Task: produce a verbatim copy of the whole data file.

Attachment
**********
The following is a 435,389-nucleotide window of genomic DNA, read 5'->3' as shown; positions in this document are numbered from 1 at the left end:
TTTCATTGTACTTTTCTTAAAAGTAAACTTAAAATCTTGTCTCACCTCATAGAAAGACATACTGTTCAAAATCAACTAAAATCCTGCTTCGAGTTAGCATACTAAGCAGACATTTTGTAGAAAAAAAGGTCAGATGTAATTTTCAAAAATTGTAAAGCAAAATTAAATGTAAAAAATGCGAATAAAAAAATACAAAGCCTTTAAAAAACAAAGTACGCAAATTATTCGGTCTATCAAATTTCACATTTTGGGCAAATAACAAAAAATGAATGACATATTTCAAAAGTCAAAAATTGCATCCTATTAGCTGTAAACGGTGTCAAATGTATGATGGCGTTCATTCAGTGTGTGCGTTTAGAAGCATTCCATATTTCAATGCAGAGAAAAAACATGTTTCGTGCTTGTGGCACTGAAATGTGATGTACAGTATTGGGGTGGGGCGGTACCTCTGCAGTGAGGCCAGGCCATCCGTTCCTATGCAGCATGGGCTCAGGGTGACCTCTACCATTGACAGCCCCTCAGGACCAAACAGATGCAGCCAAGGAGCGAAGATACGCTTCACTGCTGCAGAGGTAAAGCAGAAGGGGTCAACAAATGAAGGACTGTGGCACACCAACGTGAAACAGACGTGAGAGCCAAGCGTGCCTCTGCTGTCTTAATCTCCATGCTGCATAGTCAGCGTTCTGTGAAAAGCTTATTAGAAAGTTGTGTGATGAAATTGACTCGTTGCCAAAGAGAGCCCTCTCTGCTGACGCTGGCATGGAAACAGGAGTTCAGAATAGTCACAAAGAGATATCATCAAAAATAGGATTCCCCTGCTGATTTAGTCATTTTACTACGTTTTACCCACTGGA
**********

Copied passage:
The following is a 435,389-nucleotide window of genomic DNA, read 5'->3' as shown; positions in this document are numbered from 1 at the left end:
TTTCATTGTACTTTTCTTAAAAGTAAACTTAAAATCTTGTCTCACCTCATAGAAAGACATACTGTTCAAAATCAACTAAAATCCTGCTTCGAGTTAGCATACTAAGCAGACATTTTGTAGAAAAAAAGGTCAGATGTAATTTTCAAAAATTGTAAAGCAAAATTAAATGTAAAAAATGCGAATAAAAAAATACAAAGCCTTTAAAAAACAAAGTACGCAAATTATTCGGTCTATCAAATTTCACATTTTGGGCAAATAACAAAAAATGAATGACATATTTCAAAAGTCAAAAATTGCATCCTATTAGCTGTAAACGGTGTCAAATGTATGATGGCGTTCATTCAGTGTGTGCGTTTAGAAGCATTCCATATTTCAATGCAGAGAAAAAACATGTTTCGTGCTTGTGGCACTGAAATGTGATGTACAGTATTGGGGTGGGGCGGTACCTCTGCAGTGAGGCCAGGCCATCCGTTCCTATGCAGCATGGGCTCAGGGTGACCTCTACCATTGACAGCCCCTCAGGACCAAACAGATGCAGCCAAGGAGCGAAGATACGCTTCACTGCTGCAGAGGTAAAGCAGAAGGGGTCAACAAATGAAGGACTGTGGCACACCAACGTGAAACAGACGTGAGAGCCAAGCGTGCCTCTGCTGTCTTAATCTCCATGCTGCATAGTCAGCGTTCTGTGAAAAGCTTATTAGAAAGTTGTGTGATGAAATTGACTCGTTGCCAAAGAGAGCCCTCTCTGCTGACGCTGGCATGGAAACAGGAGTTCAGAATAGTCACAAAGAGATATCATCAAAAATAGGATTCCCCTGCTGATTTAGTCATTTTACTACGTTTTACCCACTGGA